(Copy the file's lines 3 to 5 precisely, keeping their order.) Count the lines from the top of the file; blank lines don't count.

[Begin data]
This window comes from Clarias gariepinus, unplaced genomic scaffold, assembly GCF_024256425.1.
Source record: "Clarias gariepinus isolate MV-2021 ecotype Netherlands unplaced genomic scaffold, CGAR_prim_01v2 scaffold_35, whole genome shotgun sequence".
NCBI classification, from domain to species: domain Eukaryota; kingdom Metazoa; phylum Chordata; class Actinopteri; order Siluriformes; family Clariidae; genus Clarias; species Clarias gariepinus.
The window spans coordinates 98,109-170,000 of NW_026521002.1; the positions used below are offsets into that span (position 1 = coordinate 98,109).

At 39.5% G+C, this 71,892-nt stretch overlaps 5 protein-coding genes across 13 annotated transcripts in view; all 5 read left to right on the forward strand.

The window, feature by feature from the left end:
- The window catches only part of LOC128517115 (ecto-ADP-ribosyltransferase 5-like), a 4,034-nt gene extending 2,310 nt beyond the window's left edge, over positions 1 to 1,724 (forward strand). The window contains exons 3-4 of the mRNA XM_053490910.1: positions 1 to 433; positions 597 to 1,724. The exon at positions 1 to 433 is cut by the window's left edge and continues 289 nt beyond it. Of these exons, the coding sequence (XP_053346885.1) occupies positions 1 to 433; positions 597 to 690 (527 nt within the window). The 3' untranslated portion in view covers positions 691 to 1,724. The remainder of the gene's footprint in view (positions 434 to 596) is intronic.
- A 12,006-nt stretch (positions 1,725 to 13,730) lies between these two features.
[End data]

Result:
NCBI classification, from domain to species: domain Eukaryota; kingdom Metazoa; phylum Chordata; class Actinopteri; order Siluriformes; family Clariidae; genus Clarias; species Clarias gariepinus.
The window spans coordinates 98,109-170,000 of NW_026521002.1; the positions used below are offsets into that span (position 1 = coordinate 98,109).

At 39.5% G+C, this 71,892-nt stretch overlaps 5 protein-coding genes across 13 annotated transcripts in view; all 5 read left to right on the forward strand.